Anyway, we started out east on US-40 with me driving to the next town, Steamboat Springs, which was almost an hour away. We traversed high desert for most of yesterday, so I was hoping for some trees today. The maps depicted national forests just a few miles to the east of Craig, but yesterday we saw nothing of these woodlands on our drive in from Wyoming, not even in the distance. Most of the drive from Craig to Steamboat Springs followed the Yampa River and a railroad line. It was pretty country but not spectacular, with a lot more greenery than anything we saw last night. The scenery really started to improve just as we entered Steamboat Springs.
While Craig seemed more like a blue collar town where the locals worked at growing, mining, or making things, Steamboat Springs instantly struck me as a larger version of Jackson, Wyoming…a fancy ski resort town with a lot of tourist money flowing through. On the mountain in the distance, you could see grassy green ski trails between the trees, although we were not yet close enough to make out the lifts. The architecture as well screamed “rustic ski resort!”. You could tell they worked hard to appeal to international tourists too, with all their speed limit signs in both imperial and metric units.
The plethora of retail along the main road had me hoping for a decent place to score a quick breakfast. Also, the amount of water I’d been drinking made the stop totally necessary. We still had nearly two hours of driving to get to Rocky Mountain National Park, and this was the most sizeable community for quite some distance. We drove through most of town when I finally just pulled into a Starbucks. One of their La Boulange breakfast sandwiches would do the trick for me, and Becky was happy to get coffee and dig into our trail mix.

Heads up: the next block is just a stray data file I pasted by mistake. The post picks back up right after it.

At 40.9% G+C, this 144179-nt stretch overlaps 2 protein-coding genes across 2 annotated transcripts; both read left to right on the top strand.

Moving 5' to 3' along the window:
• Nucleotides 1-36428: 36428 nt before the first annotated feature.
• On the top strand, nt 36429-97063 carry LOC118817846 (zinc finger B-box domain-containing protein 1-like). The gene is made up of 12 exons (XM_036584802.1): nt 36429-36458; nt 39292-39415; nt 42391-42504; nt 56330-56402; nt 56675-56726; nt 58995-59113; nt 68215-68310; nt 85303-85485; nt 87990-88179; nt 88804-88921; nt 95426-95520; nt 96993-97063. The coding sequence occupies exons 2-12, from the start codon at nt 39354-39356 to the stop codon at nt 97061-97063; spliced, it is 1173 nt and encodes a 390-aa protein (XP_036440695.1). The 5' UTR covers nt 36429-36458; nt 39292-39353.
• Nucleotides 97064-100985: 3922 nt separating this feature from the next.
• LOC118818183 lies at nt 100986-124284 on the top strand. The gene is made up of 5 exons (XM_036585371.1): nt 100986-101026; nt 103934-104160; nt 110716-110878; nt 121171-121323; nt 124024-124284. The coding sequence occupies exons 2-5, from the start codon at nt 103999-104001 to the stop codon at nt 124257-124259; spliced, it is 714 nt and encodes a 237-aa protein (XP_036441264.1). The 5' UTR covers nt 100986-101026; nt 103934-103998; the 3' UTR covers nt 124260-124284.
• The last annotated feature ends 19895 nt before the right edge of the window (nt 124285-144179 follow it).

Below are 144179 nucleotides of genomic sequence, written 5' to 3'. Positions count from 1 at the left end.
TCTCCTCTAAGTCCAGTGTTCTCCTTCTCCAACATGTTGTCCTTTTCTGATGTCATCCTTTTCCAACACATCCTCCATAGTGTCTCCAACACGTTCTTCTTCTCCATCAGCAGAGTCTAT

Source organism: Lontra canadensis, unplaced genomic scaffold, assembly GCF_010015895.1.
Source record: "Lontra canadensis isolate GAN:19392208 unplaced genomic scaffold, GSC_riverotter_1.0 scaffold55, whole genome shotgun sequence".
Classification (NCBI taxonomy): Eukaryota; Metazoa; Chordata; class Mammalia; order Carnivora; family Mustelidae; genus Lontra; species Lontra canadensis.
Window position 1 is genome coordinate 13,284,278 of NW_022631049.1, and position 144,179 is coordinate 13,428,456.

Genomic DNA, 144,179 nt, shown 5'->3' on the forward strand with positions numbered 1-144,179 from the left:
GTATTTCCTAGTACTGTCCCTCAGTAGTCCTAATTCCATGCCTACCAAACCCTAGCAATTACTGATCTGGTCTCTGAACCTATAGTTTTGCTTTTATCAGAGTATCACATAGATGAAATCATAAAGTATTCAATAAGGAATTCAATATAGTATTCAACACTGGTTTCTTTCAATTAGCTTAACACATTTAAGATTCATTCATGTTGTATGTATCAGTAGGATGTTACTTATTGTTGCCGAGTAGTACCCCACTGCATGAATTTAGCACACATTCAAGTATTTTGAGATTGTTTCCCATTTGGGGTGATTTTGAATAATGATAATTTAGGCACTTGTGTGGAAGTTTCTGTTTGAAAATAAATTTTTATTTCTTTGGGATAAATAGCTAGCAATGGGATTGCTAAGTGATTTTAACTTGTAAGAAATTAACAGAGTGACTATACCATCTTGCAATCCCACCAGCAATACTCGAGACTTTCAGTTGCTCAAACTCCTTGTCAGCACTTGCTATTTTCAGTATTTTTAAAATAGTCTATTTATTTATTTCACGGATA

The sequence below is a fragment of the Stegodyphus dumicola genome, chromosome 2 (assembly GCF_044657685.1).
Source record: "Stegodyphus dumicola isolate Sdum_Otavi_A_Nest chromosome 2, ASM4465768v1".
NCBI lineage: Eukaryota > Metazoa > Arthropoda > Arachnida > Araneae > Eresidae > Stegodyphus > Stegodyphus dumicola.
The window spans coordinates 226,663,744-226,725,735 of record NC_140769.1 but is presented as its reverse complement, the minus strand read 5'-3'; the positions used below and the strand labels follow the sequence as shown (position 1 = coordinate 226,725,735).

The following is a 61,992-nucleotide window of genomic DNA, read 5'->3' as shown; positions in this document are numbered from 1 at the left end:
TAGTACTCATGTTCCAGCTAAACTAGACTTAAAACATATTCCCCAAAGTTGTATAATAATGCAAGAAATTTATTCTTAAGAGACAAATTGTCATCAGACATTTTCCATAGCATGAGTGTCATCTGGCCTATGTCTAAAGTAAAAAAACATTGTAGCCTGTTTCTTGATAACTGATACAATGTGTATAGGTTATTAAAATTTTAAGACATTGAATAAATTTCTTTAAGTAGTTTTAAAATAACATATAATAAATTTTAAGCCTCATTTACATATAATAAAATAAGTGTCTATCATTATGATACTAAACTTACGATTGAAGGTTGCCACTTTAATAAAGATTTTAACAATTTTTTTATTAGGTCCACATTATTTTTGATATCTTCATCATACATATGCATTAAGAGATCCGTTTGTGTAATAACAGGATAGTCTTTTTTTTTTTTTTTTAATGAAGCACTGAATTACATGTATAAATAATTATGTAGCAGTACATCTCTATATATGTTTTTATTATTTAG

Our Big Fat Bag of Potato Chips
When air pressure outside the bag drops, air inside the bag expands to equalize pressure.
Among the many things we packed for our trip back home in Northern Ohio were two bags of Trader Joe’s Hawaiian-Style potato chips. Somewhere in South Dakota, Becky noticed that she couldn’t get them to fit into one of the plastic food bins in the trunk. By the time we’d reached Cody, Wyoming, the bags were puffed up like a balloon, and Becky wondered what had gone wrong with the chips! She knew that sometimes a bag would spoil and expand, but she couldn’t believe it had happened so fast. She opened one of them, and the chips seemed perfectly fine…but she was still mystified as to what was going on.
When Becky brought this to my attention, I asked her what happens to air pressure at higher elevations. I saw the light bulb go on instantly! Back in Ohio, we live below 1,000 feet, but by the time we were in Cody, we were around 5,000 feet, with much thinner air, causing the air in the air-tight bags to expand. Our last bag of chips had survived some pretty high elevations so far—most of our time in Yellowstone was over 7,000 feet, and we’d crossed Powder River Pass in the Bighorns at over 9,500 feet. Now came the ultimate test—Trail Ridge Road—which at one point surpasses 12,000 feet! When I rummaged for my camera in the back of the car, as Becky was taking over on driving, I remembered our our big fat bag of potato chips and put them in the back seat so we could hear when it pops. Either it was gonna blow today or not at all!